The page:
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On Wed, 30 Mar 2005 10:33:48 +0200, Andre Engels <andreengels(a)gmail.com> wrote:
> The goal may be the same, but that does not mean that the way to get
> to it, or even the further specification of that goal would be the
Could you expand on that some for me?
> I disagree. I am of the opinion that in several cases an article would
> improve from having certain sections of its content shortened. We're
> an encyclopedia, not a storehouse of information.
That is quite true, but motivation is a critical factor.
If you remove true facts to improve readability you have done
If you remove true facts because you think the information is 'bad' or
amoral, then you have caused harm.
> > It could also be said by extension to say that by having any policy at
> > all we are expressing distrust in our editors. This is obviously
> > silly. If the other languages are part of the same project there
> > should obviously be some ground rules that are shared in all of them.
> Certainly, some ground rules should be shared. But that does not mean
> that they should always make the same choices in the same situation.
However, neutrality is a core goal of the project. So it follows that
policy related to neutrality should be among the shared ground rules.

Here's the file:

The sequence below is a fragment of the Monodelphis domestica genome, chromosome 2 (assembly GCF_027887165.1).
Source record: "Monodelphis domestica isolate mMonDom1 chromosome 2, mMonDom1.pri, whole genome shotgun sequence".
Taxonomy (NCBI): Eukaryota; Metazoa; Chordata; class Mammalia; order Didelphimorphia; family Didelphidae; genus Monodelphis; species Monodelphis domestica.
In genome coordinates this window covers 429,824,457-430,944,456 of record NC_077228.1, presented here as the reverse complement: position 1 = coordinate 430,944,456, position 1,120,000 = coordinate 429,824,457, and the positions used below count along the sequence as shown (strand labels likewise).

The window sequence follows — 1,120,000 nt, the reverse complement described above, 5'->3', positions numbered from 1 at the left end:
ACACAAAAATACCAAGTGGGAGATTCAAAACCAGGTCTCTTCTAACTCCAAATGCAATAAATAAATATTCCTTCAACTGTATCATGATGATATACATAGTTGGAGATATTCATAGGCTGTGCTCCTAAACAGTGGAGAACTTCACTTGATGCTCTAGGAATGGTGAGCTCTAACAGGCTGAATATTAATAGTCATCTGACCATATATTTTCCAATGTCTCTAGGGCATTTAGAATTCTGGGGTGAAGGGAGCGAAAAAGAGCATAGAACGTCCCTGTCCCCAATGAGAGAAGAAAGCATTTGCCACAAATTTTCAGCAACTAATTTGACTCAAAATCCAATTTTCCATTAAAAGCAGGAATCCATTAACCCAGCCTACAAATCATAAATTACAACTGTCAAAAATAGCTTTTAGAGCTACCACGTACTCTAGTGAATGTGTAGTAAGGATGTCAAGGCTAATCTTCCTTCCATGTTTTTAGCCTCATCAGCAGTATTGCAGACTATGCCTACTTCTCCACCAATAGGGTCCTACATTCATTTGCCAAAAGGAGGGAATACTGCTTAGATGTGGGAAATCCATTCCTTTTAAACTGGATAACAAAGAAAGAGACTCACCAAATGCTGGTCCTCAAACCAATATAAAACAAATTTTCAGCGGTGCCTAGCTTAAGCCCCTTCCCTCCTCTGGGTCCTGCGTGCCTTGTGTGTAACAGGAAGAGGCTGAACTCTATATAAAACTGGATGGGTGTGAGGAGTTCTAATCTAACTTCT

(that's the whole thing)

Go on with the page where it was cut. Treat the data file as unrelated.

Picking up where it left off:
We can not consider ourselves neutral when we exclude content based
not on improving the readability of the article but on some personal
(or by extension, cultural) ideas on what is moral and what is not
> In other words, once someone includes such an image, it should be kept?
If someone adds information to the wikipedia, it should not not be
removed due to a nonneutral point of view. If it is removed as part
of the editorial process of making a better article, because the
information is more clearly presented another way... then so be it.
My example wasn't as good as I would have liked.. The reason that
your right to swing your fist ends at my nose is because our soceity
has rules about such things. Likewise, wikipedia has rules about
neutrality. You may delete things, you may even delete things I added,
you may not use this ability to impose your values on the article.
Even if you don't speak english. :)
> Which I think is a hopelessly naive way of working. In short, it would
> stop any deletion by someone else than the original submitter.
You're correct, I did not sufficently build out my case. I hope
you'll forgive this mistake and reconsider my position using the
clarifications I've provided here.
> If someone were to include a list of letters that can be found in
> Shakespeare's work on the Shakespeare article, would someone else be
> allowed to remove that?
Sure. It's not encyclopedic. Your decision to remove it isn't based on
anyones idea of if it's moral or not.
> > This all stops being an issue if we decide that such value based
> > exclusion is acceptable in the project... But that isn't the message
> > I've been receiving.
> Well, I say it can be. I personally would be all for including such
> images, but I do think that when others say they don't like them, at
> some point I may have to give in.
Well that is an interesting thought, .. but if we decide that majority
rule will ultimately win: We might as well go amend the article on
evolution in the english wikipedia to say that it's a silly idea
proposed by the agents of satan. ;) ( even though the large group of
americans that think this are underrepresented as editors, sooner or
later they will just get togeather to stuff any votes on the matter)